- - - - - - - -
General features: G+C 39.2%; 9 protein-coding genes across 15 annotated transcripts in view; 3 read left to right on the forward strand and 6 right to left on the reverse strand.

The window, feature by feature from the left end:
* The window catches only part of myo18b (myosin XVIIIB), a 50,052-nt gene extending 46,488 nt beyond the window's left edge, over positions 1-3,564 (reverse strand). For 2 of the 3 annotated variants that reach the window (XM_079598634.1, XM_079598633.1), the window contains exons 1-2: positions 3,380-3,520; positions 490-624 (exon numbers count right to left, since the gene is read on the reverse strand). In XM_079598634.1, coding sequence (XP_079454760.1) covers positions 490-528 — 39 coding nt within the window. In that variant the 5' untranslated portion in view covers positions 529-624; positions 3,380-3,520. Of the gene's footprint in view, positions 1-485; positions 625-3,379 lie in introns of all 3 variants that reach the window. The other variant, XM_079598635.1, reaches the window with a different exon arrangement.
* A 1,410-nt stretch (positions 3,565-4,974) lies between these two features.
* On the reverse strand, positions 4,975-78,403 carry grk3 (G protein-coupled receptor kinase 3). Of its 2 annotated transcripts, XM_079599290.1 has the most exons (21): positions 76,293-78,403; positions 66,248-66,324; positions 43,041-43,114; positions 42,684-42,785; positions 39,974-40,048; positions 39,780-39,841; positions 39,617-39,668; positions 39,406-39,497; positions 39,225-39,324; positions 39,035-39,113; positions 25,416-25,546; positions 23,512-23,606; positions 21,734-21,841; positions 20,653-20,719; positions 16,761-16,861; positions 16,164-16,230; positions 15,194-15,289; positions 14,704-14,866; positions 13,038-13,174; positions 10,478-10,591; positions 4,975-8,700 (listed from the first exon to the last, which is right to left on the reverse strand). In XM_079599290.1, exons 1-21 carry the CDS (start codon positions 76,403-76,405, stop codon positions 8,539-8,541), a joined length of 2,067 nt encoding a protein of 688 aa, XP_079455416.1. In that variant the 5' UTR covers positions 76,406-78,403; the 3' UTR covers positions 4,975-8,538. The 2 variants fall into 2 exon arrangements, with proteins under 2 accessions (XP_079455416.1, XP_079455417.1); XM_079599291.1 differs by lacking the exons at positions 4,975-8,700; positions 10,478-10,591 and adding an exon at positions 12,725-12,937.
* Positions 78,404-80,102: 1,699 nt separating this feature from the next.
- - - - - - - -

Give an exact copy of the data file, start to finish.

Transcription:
General features: G+C 39.2%; 9 protein-coding genes across 15 annotated transcripts in view; 3 read left to right on the forward strand and 6 right to left on the reverse strand.

The window, feature by feature from the left end:
* The window catches only part of myo18b (myosin XVIIIB), a 50,052-nt gene extending 46,488 nt beyond the window's left edge, over positions 1-3,564 (reverse strand). For 2 of the 3 annotated variants that reach the window (XM_079598634.1, XM_079598633.1), the window contains exons 1-2: positions 3,380-3,520; positions 490-624 (exon numbers count right to left, since the gene is read on the reverse strand). In XM_079598634.1, coding sequence (XP_079454760.1) covers positions 490-528 — 39 coding nt within the window. In that variant the 5' untranslated portion in view covers positions 529-624; positions 3,380-3,520. Of the gene's footprint in view, positions 1-485; positions 625-3,379 lie in introns of all 3 variants that reach the window. The other variant, XM_079598635.1, reaches the window with a different exon arrangement.
* A 1,410-nt stretch (positions 3,565-4,974) lies between these two features.
* On the reverse strand, positions 4,975-78,403 carry grk3 (G protein-coupled receptor kinase 3). Of its 2 annotated transcripts, XM_079599290.1 has the most exons (21): positions 76,293-78,403; positions 66,248-66,324; positions 43,041-43,114; positions 42,684-42,785; positions 39,974-40,048; positions 39,780-39,841; positions 39,617-39,668; positions 39,406-39,497; positions 39,225-39,324; positions 39,035-39,113; positions 25,416-25,546; positions 23,512-23,606; positions 21,734-21,841; positions 20,653-20,719; positions 16,761-16,861; positions 16,164-16,230; positions 15,194-15,289; positions 14,704-14,866; positions 13,038-13,174; positions 10,478-10,591; positions 4,975-8,700 (listed from the first exon to the last, which is right to left on the reverse strand). In XM_079599290.1, exons 1-21 carry the CDS (start codon positions 76,403-76,405, stop codon positions 8,539-8,541), a joined length of 2,067 nt encoding a protein of 688 aa, XP_079455416.1. In that variant the 5' UTR covers positions 76,406-78,403; the 3' UTR covers positions 4,975-8,538. The 2 variants fall into 2 exon arrangements, with proteins under 2 accessions (XP_079455416.1, XP_079455417.1); XM_079599291.1 differs by lacking the exons at positions 4,975-8,700; positions 10,478-10,591 and adding an exon at positions 12,725-12,937.
* Positions 78,404-80,102: 1,699 nt separating this feature from the next.